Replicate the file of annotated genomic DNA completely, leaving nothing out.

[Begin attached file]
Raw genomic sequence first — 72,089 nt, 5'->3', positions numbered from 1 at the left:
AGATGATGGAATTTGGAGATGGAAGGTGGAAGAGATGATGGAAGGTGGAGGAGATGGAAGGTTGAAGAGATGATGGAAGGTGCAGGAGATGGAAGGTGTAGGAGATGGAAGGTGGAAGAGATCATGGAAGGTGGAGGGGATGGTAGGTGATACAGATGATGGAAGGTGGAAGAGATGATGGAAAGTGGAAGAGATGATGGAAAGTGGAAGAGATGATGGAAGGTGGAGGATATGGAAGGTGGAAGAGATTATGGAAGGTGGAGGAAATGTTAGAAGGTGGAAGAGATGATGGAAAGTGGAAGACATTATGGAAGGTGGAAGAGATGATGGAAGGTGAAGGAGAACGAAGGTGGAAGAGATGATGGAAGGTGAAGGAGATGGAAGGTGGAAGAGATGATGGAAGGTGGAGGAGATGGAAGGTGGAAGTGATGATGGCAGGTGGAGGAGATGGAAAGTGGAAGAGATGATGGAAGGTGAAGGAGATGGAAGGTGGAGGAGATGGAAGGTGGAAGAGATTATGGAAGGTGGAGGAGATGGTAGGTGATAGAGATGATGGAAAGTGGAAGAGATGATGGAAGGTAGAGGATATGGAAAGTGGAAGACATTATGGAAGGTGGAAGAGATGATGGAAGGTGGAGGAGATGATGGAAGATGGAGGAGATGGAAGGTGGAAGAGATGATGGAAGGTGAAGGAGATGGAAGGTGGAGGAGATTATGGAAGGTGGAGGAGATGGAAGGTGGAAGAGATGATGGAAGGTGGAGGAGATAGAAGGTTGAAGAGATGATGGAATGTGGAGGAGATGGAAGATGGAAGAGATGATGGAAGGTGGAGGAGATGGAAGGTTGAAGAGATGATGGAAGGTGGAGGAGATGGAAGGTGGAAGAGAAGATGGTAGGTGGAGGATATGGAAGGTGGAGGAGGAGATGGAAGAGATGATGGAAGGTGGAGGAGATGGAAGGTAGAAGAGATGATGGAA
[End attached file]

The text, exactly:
Raw genomic sequence first — 72,089 nt, 5'->3', positions numbered from 1 at the left:
AGATGATGGAATTTGGAGATGGAAGGTGGAAGAGATGATGGAAGGTGGAGGAGATGGAAGGTTGAAGAGATGATGGAAGGTGCAGGAGATGGAAGGTGTAGGAGATGGAAGGTGGAAGAGATCATGGAAGGTGGAGGGGATGGTAGGTGATACAGATGATGGAAGGTGGAAGAGATGATGGAAAGTGGAAGAGATGATGGAAAGTGGAAGAGATGATGGAAGGTGGAGGATATGGAAGGTGGAAGAGATTATGGAAGGTGGAGGAAATGTTAGAAGGTGGAAGAGATGATGGAAAGTGGAAGACATTATGGAAGGTGGAAGAGATGATGGAAGGTGAAGGAGAACGAAGGTGGAAGAGATGATGGAAGGTGAAGGAGATGGAAGGTGGAAGAGATGATGGAAGGTGGAGGAGATGGAAGGTGGAAGTGATGATGGCAGGTGGAGGAGATGGAAAGTGGAAGAGATGATGGAAGGTGAAGGAGATGGAAGGTGGAGGAGATGGAAGGTGGAAGAGATTATGGAAGGTGGAGGAGATGGTAGGTGATAGAGATGATGGAAAGTGGAAGAGATGATGGAAGGTAGAGGATATGGAAAGTGGAAGACATTATGGAAGGTGGAAGAGATGATGGAAGGTGGAGGAGATGATGGAAGATGGAGGAGATGGAAGGTGGAAGAGATGATGGAAGGTGAAGGAGATGGAAGGTGGAGGAGATTATGGAAGGTGGAGGAGATGGAAGGTGGAAGAGATGATGGAAGGTGGAGGAGATAGAAGGTTGAAGAGATGATGGAATGTGGAGGAGATGGAAGATGGAAGAGATGATGGAAGGTGGAGGAGATGGAAGGTTGAAGAGATGATGGAAGGTGGAGGAGATGGAAGGTGGAAGAGAAGATGGTAGGTGGAGGATATGGAAGGTGGAGGAGGAGATGGAAGAGATGATGGAAGGTGGAGGAGATGGAAGGTAGAAGAGATGATGGAA